Further, Reconstructionist Judaism is a relatively new branch of the religion wherein belief in God is explicitly optional (it is tacitly accepted in the other branches), and Humanistic Judaism is an even newer movement with is unambiguously atheistic in nature.

Estimates of the number of practicing Jews who are atheists run as high as 15%.
We believe that, since God made us, He knows our imperfection and our weakness, and does not demand that we be perfect and without fault or flaw. That would be the act of an unjust God, and we do not believe that God is unjust.

The point of the Jewish religion is THIS life in THIS world. The next, we leave to God.

May we all work together for the good of the Kingdom of God and forgive each other our disagreements.
Notwithstanding, I did enjoy reading this post.
Thanks very much!

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Re: Why Jesus was not the Jewish Messiah

Post #19

Post by Goat »

A Troubled Man wrote:
cnorman18 wrote:
This post is also not addressed to atheists. I have spoken on the radically different theology (insofar as it exists) of the Jewish religion elsewhere, and many times noted the fact that very many Jews ARE atheists; but all of those issues, and the debates and discussions connected thereto, are not for this thread, and I will not be dealing with them here.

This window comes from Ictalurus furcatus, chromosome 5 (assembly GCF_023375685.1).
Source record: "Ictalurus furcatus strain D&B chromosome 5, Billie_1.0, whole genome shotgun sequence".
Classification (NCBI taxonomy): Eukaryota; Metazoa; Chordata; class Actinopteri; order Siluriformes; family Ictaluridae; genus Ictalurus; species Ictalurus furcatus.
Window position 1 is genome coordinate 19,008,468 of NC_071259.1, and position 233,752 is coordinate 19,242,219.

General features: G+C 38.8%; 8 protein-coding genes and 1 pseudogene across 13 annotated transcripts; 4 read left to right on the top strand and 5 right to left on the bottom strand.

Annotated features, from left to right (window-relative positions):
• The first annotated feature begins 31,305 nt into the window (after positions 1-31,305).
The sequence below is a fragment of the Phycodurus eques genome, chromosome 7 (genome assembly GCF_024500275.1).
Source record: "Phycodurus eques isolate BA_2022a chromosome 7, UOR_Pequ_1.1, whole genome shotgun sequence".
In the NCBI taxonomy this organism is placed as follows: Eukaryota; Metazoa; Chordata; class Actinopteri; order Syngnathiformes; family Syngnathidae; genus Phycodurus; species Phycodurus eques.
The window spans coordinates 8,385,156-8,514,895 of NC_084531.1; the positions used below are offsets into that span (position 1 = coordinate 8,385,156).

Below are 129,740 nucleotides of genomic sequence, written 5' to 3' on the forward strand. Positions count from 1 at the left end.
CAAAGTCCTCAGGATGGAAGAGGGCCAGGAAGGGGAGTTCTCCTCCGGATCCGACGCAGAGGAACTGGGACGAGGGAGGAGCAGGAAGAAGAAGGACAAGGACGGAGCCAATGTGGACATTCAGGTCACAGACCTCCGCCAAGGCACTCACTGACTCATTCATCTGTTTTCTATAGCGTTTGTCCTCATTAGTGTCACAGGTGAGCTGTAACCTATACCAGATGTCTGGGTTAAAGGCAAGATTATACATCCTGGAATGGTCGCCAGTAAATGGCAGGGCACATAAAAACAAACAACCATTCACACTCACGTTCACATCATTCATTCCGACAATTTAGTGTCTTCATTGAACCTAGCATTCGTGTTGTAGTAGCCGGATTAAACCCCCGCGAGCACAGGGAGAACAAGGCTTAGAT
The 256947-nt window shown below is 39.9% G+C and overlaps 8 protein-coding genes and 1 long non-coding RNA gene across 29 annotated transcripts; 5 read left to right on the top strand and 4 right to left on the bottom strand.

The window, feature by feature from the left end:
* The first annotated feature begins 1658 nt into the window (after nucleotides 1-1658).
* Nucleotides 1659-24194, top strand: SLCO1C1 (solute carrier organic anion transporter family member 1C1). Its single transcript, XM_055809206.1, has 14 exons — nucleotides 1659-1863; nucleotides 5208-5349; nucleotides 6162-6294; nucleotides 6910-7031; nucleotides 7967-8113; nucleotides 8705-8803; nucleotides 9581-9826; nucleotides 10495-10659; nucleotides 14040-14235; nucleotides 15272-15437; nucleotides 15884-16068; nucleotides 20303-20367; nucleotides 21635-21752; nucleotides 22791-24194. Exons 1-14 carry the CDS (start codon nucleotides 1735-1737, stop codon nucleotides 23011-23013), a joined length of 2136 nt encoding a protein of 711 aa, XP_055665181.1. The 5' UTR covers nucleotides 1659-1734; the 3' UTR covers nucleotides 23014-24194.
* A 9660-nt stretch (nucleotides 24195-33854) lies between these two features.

That's fair, but it would be prudent to question that if "very many Jews ARE atheists" how does one go about substantiating these claims...?
We believe that, since God made us, He knows our imperfection and our weakness, and does not demand that we be perfect and without fault or flaw. That would be the act of an unjust God, and we do not believe that God is unjust.

The point of the Jewish religion is THIS life in THIS world. The next, we leave to God.

May we all work together for the good of the Kingdom of God and forgive each other our disagreements.
Notwithstanding, I did enjoy reading this post.

Well, I can verify at least one :P . I suggest you look up 'Humanistic Judaism' also. They have rejected the supernatural claims of Judaism, but still practice Judaism.
“What do you think science is? There is nothing magical about science. It is simply a systematic way for carefully and thoroughly observing nature and using consistent logic to evaluate results. So which part of that exactly do you disagree with? Do you disagree with being thorough? Using careful observation? Being systematic? Or using consistent logic?�

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Jayhawker Soule
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Re: Why Jesus was not the Jewish Messiah

Post #20

Post by Jayhawker Soule »

Goat wrote: I suggest you look up 'Humanistic Judaism' also. They have rejected the supernatural claims of Judaism, but still practice Judaism.
It is an interesting stream of Judaiusm. I participated in an SHJ synagogue for a couple of years and had the opportunity of meeting Rabbi Wine on more than one occasion. I found the services, Torah study, seders, etc., to be meaningful and valuable.